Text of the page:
I've done pretty well with my Lenten commitments.
Not reading and commenting on blogs has left me feeling a little more isolated, which is something with which I already struggle; but, it has also helped me to be more focused. Not watching quite so much TV hasn't been very difficult. There are always more things to do around the house and with the kids than I have time for anyway; so, I simply get more done.
Quieting the extraneous voices of the media has been helpful to me spiritually. I find it easier to be more mindful of the reality before me and the path which I traverse through life. Distractions are fewer. Intentions are greater. Interactions are more meaningful.
We have "re-begun" reading through Genesis with the kids. We haven't been so great with consistent family devotional times. We pray before meals and before bed each evening; but, often, those prayers are canned, hurried prayers that are short in length and genuineness. We're trying to be more mindful about incorporating our faith in deeper ways.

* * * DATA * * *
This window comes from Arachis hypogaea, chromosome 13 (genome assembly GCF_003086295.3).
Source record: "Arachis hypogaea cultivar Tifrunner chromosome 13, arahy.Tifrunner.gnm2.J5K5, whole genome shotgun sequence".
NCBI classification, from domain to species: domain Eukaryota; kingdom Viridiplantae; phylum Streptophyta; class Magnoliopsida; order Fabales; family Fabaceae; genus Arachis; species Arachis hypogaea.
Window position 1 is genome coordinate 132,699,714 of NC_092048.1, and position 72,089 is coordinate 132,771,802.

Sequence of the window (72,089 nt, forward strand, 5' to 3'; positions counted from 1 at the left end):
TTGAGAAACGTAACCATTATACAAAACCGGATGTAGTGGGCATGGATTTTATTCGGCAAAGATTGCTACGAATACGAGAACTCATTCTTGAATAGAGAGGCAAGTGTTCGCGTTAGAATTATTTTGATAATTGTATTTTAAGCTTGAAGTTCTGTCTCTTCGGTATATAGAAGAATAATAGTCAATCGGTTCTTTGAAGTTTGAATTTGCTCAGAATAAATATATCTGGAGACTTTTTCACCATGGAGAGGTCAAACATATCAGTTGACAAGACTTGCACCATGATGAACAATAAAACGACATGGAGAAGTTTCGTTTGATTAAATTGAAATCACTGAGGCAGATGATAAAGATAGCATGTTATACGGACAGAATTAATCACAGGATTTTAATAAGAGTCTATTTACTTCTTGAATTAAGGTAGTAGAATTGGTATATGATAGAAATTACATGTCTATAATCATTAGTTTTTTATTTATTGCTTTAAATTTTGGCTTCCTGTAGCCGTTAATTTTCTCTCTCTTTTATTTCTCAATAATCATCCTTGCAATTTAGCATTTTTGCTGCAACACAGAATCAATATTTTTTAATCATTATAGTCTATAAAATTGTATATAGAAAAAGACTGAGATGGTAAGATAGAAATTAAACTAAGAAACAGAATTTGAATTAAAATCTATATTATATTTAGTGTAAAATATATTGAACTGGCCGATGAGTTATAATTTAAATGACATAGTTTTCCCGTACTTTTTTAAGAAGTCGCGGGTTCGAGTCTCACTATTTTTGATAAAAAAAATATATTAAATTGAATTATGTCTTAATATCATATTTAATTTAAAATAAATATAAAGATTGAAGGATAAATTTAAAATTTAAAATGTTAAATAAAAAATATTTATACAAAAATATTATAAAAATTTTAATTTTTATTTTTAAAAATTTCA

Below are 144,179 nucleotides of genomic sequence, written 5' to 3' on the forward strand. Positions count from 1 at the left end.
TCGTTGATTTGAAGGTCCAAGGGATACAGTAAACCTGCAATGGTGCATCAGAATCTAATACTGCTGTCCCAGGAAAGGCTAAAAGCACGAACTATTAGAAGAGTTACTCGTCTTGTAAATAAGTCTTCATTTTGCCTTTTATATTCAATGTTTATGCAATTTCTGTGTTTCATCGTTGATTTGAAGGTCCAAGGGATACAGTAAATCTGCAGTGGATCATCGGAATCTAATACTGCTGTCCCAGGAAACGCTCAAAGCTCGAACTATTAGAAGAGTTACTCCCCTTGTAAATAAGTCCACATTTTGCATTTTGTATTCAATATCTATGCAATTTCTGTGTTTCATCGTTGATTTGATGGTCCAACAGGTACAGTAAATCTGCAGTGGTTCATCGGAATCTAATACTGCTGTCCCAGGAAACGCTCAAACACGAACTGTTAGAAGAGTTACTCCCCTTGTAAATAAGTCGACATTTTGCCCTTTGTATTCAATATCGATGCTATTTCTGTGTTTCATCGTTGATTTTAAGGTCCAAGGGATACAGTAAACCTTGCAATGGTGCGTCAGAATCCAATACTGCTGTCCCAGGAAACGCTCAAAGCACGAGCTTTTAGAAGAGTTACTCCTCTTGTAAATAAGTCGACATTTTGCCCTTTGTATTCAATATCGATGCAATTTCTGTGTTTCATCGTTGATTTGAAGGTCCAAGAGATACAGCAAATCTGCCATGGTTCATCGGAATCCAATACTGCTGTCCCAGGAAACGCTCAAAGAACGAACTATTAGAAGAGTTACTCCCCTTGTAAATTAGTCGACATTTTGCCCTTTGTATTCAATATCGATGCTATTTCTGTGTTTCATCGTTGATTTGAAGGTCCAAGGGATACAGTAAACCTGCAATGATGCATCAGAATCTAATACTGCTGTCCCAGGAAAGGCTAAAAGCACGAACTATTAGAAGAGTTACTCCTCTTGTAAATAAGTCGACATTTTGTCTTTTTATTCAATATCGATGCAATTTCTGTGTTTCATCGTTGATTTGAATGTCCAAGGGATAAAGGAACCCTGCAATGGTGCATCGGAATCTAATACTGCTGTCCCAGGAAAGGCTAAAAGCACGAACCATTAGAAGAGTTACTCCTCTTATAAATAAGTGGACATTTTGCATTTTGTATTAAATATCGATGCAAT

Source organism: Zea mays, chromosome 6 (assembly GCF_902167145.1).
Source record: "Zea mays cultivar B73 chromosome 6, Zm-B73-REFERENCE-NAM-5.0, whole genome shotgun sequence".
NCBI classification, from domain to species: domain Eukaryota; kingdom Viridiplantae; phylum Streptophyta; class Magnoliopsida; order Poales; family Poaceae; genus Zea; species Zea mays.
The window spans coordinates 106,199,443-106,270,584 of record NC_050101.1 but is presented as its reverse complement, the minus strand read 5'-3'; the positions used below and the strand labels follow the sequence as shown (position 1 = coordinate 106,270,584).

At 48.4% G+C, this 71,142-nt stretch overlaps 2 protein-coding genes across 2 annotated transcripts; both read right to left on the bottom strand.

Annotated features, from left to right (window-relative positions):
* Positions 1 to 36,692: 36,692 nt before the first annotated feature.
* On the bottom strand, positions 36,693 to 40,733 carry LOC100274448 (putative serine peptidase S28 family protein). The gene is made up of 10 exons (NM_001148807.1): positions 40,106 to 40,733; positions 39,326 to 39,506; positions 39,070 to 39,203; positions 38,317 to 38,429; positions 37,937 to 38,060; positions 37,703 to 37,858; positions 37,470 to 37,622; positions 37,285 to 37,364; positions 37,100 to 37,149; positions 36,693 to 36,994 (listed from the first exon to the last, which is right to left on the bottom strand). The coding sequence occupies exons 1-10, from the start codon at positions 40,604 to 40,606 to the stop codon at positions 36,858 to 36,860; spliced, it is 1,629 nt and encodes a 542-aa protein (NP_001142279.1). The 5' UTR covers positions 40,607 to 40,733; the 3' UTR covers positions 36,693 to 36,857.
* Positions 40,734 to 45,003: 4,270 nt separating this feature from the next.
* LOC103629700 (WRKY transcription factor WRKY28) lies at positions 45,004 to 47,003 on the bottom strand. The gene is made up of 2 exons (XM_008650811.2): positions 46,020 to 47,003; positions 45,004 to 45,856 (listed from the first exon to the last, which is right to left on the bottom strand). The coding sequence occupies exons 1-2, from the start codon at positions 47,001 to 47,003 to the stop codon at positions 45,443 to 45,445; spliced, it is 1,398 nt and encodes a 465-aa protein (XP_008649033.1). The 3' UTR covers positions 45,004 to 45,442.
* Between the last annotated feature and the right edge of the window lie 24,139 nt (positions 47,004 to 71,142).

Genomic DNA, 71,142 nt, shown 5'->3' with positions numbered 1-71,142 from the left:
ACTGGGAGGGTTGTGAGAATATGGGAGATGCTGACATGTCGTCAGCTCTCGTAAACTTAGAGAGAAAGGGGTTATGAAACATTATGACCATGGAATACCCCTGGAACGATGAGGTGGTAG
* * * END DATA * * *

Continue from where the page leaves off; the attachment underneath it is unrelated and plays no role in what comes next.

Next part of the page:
We had read through the early parts of Genesis before-the story of creation and The Fall. Those are easy readings for the kids; they're fascinating, intriguing stories that lend themselves to visualization. Every child can comprehend the magical powers of creation and the suspense of Adam and Eve as they face the Serpent.
Now, we are reading about Abram which requires much more explanation. There are all sorts of subtleties that are difficult for young children to grasp. For instance, why did Abram lie about Sarai being his wife? Why did Abram and Lot have to separate? What does the word offspring mean? However, the next couple of days we'll be reading chapters 15 and 16 of Genesis which read more as relational stories and less as political and geographical updates.
So far, they have really enjoyed reading each night and always want to continue to the next chapter. I am wondering how long their enthusiasm will last. Who knows, maybe my kids are destined to be the only kids that crave family devotional time. That wouldn't be such a horrible thing.